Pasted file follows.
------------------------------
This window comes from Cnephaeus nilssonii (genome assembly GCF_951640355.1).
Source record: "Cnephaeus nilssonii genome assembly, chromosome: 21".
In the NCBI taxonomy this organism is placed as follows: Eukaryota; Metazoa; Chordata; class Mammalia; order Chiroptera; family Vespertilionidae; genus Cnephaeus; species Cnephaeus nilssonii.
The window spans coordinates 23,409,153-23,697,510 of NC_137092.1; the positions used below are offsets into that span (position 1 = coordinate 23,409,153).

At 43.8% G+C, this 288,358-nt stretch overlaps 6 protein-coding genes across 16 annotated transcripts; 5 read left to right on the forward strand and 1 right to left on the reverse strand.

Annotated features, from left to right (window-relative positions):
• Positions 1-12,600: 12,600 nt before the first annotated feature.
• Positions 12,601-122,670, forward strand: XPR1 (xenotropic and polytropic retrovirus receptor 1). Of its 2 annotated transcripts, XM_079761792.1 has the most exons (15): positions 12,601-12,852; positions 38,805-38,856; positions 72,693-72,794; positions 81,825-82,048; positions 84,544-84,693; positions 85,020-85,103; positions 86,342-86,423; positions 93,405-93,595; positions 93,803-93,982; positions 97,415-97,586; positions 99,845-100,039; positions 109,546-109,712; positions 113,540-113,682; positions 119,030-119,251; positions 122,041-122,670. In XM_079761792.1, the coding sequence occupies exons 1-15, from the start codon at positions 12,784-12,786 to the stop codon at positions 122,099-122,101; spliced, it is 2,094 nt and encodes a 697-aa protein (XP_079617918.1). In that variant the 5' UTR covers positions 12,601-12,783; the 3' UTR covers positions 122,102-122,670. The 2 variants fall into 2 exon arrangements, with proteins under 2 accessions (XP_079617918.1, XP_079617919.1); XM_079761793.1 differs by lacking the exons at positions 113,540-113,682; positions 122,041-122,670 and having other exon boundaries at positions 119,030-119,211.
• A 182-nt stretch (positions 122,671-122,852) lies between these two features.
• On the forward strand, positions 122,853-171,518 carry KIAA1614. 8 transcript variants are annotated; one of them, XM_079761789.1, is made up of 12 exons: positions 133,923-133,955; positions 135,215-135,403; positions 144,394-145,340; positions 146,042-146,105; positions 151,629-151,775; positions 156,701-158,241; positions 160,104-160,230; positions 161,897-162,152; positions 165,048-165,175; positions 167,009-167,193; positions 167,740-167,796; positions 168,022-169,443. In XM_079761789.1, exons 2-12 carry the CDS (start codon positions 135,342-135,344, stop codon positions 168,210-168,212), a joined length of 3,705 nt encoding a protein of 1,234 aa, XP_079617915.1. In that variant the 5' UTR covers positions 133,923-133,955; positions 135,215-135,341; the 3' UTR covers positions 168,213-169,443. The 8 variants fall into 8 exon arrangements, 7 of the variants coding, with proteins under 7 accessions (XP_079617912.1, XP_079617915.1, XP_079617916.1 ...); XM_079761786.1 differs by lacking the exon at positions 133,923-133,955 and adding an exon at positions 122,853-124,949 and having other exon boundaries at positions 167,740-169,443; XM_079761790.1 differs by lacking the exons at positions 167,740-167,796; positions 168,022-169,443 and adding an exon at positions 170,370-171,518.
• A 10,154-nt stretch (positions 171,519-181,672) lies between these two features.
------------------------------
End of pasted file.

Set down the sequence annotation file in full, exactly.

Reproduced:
This window comes from Cnephaeus nilssonii (genome assembly GCF_951640355.1).
Source record: "Cnephaeus nilssonii genome assembly, chromosome: 21".
In the NCBI taxonomy this organism is placed as follows: Eukaryota; Metazoa; Chordata; class Mammalia; order Chiroptera; family Vespertilionidae; genus Cnephaeus; species Cnephaeus nilssonii.
The window spans coordinates 23,409,153-23,697,510 of NC_137092.1; the positions used below are offsets into that span (position 1 = coordinate 23,409,153).

At 43.8% G+C, this 288,358-nt stretch overlaps 6 protein-coding genes across 16 annotated transcripts; 5 read left to right on the forward strand and 1 right to left on the reverse strand.

Annotated features, from left to right (window-relative positions):
• Positions 1-12,600: 12,600 nt before the first annotated feature.
• Positions 12,601-122,670, forward strand: XPR1 (xenotropic and polytropic retrovirus receptor 1). Of its 2 annotated transcripts, XM_079761792.1 has the most exons (15): positions 12,601-12,852; positions 38,805-38,856; positions 72,693-72,794; positions 81,825-82,048; positions 84,544-84,693; positions 85,020-85,103; positions 86,342-86,423; positions 93,405-93,595; positions 93,803-93,982; positions 97,415-97,586; positions 99,845-100,039; positions 109,546-109,712; positions 113,540-113,682; positions 119,030-119,251; positions 122,041-122,670. In XM_079761792.1, the coding sequence occupies exons 1-15, from the start codon at positions 12,784-12,786 to the stop codon at positions 122,099-122,101; spliced, it is 2,094 nt and encodes a 697-aa protein (XP_079617918.1). In that variant the 5' UTR covers positions 12,601-12,783; the 3' UTR covers positions 122,102-122,670. The 2 variants fall into 2 exon arrangements, with proteins under 2 accessions (XP_079617918.1, XP_079617919.1); XM_079761793.1 differs by lacking the exons at positions 113,540-113,682; positions 122,041-122,670 and having other exon boundaries at positions 119,030-119,211.
• A 182-nt stretch (positions 122,671-122,852) lies between these two features.
• On the forward strand, positions 122,853-171,518 carry KIAA1614. 8 transcript variants are annotated; one of them, XM_079761789.1, is made up of 12 exons: positions 133,923-133,955; positions 135,215-135,403; positions 144,394-145,340; positions 146,042-146,105; positions 151,629-151,775; positions 156,701-158,241; positions 160,104-160,230; positions 161,897-162,152; positions 165,048-165,175; positions 167,009-167,193; positions 167,740-167,796; positions 168,022-169,443. In XM_079761789.1, exons 2-12 carry the CDS (start codon positions 135,342-135,344, stop codon positions 168,210-168,212), a joined length of 3,705 nt encoding a protein of 1,234 aa, XP_079617915.1. In that variant the 5' UTR covers positions 133,923-133,955; positions 135,215-135,341; the 3' UTR covers positions 168,213-169,443. The 8 variants fall into 8 exon arrangements, 7 of the variants coding, with proteins under 7 accessions (XP_079617912.1, XP_079617915.1, XP_079617916.1 ...); XM_079761786.1 differs by lacking the exon at positions 133,923-133,955 and adding an exon at positions 122,853-124,949 and having other exon boundaries at positions 167,740-169,443; XM_079761790.1 differs by lacking the exons at positions 167,740-167,796; positions 168,022-169,443 and adding an exon at positions 170,370-171,518.
• A 10,154-nt stretch (positions 171,519-181,672) lies between these two features.